The Space Needle fireworks display has long been considered the iconic New Year’s Eve celebration for the West Coast. After a wind storm derailed the show in 2019 and the pandemic pushed everything online in 2020, live pyrotechnics will return to the landmark structure on Friday night.
But the fireworks and light show visible at the Needle will retain a digital component for viewers of the broadcast on television and streaming online. And that’s still the best way to catch the full T-Mobile New Year’s at the Needle, as no public events are being held at Seattle Center and people are encouraged to “stream in the new year from home” during a surge in COVID-19 cases.
“The pandemic’s been around for two years, we haven’t had real fireworks in two years,” Space Needle COO Karen Olson told GeekWire. “We want that tradition, the symbolic release of real fireworks, to a real path toward recovery.”
But a show built around streaming digital effects last year was such a visual hit that Needle officials kept the idea in their back pocket to somehow blend the physical and augmented realities.
“After last year we said, ‘We should never be just a fireworks show,” Olson said. “We’re Seattle, we’re innovation, we’re the Space Needle, we should do something cool.”
Producers of the show have turned to Bellevue, Wash.-based Lightspeed Design, a longtime visual effects company that performs a variety of creative and technical work. Lightspeed once facilitated laser shows at Pacific Science Center before moving into 3D technology for museums. Its main business now is the technology used in first-run 3D cinemas around the world.
CEO Chris Ward and art director Bob Mueller are co-founders of Lightspeed and they’ve been hustling their six-person company to finish the show over the past four weeks.
When the City of Seattle denied the Space Needle the necessary permit to have a fireworks show last year because of COVID, that word came on Oct. 1. This year, the City initially said “maybe” and didn’t give the final OK until Nov. 10, according to Olson.
Lightspeed is adding an augmentation layer on top of the live fireworks show. The creators have been constructing pre-visualizations of how it will all look using camera points of view of the Needle provided by KING 5. New POVs were specifically chosen to avoid standard wind direction around the Needle, which can create confusion on the telecast with haze and smoke from the fireworks.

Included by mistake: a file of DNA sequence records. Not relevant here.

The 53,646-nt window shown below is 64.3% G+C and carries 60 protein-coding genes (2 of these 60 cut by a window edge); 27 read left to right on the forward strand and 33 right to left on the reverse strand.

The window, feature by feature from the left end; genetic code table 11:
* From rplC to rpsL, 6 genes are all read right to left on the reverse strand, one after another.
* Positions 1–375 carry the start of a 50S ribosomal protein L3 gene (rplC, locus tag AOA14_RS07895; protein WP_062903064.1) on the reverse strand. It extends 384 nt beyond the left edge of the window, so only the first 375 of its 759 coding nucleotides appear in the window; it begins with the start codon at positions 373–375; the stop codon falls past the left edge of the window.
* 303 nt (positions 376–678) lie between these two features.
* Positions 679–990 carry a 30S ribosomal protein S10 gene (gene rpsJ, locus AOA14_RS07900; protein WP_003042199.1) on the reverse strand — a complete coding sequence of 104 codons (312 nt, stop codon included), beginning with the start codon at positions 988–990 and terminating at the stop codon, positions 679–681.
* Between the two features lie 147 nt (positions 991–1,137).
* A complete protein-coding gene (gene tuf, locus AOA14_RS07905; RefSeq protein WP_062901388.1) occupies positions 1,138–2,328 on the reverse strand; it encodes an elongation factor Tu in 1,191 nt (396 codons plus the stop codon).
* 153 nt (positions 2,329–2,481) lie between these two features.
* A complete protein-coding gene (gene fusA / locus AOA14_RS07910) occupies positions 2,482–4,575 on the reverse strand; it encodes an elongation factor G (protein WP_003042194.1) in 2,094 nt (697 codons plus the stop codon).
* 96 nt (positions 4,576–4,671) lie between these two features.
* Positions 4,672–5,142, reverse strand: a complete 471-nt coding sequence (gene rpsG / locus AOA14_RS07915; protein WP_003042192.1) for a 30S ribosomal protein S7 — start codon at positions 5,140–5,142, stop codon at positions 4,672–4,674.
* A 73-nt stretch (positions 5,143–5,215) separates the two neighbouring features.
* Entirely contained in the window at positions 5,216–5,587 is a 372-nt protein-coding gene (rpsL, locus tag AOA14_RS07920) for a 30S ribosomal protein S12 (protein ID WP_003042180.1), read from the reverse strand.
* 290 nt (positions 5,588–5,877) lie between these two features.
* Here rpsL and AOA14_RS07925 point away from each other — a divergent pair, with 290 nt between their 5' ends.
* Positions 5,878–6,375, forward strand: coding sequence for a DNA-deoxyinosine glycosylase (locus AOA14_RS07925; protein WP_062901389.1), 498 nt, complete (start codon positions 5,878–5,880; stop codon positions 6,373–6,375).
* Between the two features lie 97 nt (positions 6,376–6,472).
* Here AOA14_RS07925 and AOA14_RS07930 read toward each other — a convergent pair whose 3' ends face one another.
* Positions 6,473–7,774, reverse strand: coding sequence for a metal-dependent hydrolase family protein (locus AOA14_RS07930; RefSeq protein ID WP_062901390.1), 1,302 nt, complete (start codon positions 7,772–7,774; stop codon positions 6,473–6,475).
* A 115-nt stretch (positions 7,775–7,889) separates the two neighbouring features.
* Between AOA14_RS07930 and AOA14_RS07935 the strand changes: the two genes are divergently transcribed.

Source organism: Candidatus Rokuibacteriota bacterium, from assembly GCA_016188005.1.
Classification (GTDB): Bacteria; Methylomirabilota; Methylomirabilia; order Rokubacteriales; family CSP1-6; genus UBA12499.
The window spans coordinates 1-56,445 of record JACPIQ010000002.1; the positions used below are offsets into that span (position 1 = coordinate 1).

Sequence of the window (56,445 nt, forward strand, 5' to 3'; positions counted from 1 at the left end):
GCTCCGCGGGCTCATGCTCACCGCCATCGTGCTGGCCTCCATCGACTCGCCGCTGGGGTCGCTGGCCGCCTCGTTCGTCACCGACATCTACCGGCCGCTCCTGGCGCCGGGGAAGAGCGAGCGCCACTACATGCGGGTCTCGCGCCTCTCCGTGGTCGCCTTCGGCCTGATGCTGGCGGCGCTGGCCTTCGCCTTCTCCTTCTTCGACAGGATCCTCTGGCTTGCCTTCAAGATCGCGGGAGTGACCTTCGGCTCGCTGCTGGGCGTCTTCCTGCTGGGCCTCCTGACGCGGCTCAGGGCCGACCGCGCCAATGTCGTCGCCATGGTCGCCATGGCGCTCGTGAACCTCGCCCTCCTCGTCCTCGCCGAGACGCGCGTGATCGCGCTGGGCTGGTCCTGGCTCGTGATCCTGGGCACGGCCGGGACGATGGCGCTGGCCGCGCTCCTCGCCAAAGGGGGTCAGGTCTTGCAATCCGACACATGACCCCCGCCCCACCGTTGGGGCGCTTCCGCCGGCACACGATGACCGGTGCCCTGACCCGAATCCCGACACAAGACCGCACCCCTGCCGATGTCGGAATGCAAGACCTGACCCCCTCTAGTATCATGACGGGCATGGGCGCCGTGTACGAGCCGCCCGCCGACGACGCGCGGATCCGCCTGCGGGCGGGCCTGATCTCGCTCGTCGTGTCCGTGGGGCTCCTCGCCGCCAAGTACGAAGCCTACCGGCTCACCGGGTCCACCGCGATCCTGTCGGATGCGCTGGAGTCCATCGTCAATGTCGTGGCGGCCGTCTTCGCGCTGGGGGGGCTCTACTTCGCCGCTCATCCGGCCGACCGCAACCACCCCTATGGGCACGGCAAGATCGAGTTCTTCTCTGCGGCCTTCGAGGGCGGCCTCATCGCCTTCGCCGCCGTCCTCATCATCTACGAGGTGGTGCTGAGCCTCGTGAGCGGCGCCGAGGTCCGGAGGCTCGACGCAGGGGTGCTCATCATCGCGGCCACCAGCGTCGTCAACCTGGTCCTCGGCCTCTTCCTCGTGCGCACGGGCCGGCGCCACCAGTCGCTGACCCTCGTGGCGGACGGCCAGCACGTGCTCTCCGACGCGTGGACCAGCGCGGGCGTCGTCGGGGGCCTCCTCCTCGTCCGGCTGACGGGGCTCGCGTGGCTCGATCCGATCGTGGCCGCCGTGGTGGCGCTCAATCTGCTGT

“All the elements live around the Needle, they come in to interact with it, and they interact with the fireworks,” Ward said of a show designed to pay tribute to Seattle neighborhoods, the city’s arts, music and more.
While Lightspeed is overlaying images above and around the Needle, they’re “trying to keep to the core hero of the show — the Needle,” Mueller said.
His hand drawing of the famous Fremont Troll is one element they were willing to tease before Friday. The artwork is finalized using 3D Studio Max and Adobe’s After Effects so it looks like it’s made of fireworks. As a Volkswagen Beetle moves past, the Troll grabs it — just like the actual sculpture has done under the Aurora Bridge.
“That troll is 250 feet tall,” Mueller said of the relative scale of the digital creation to the actual Needle. “If you were were to create a scaffold and attach fireworks to it, that would be a 250-foot-tall scaffolding. It’s beyond what you would normally expect to see in this sort of an effect, but we’re larger than life, so that’s what we’re doing.”
For those concerned that the fireworks will get second billing to digital enhancements, Lightspeed assures viewers that their work and the fireworks are not always on screen in the exact same time and space.
“We allow the fireworks to have solos,” Mueller said. “So that they can be appreciated for what they are without any interference or overlay. But when we’re overlaying we pretty much demand attention because we’re using technology to tell a story.”
Olson called it all “crazy complicated” and said they believe it’s the first live fireworks show to have a live AR overlay. She said the idea was somewhat reminiscent of the 2020 Tokyo Olympics closing ceremony, where it looked like lighted cell phones flew into the sky and formed the Olympic rings.
Olson wants similar buzz around what they pull off at the Space Needle.
“We thought, let’s create a show that will have people asking, ‘Was that real? What did they do?’” Olson said, calling what’s coming on New Year’s Eve “a beautiful, digital, big hug to Seattle.”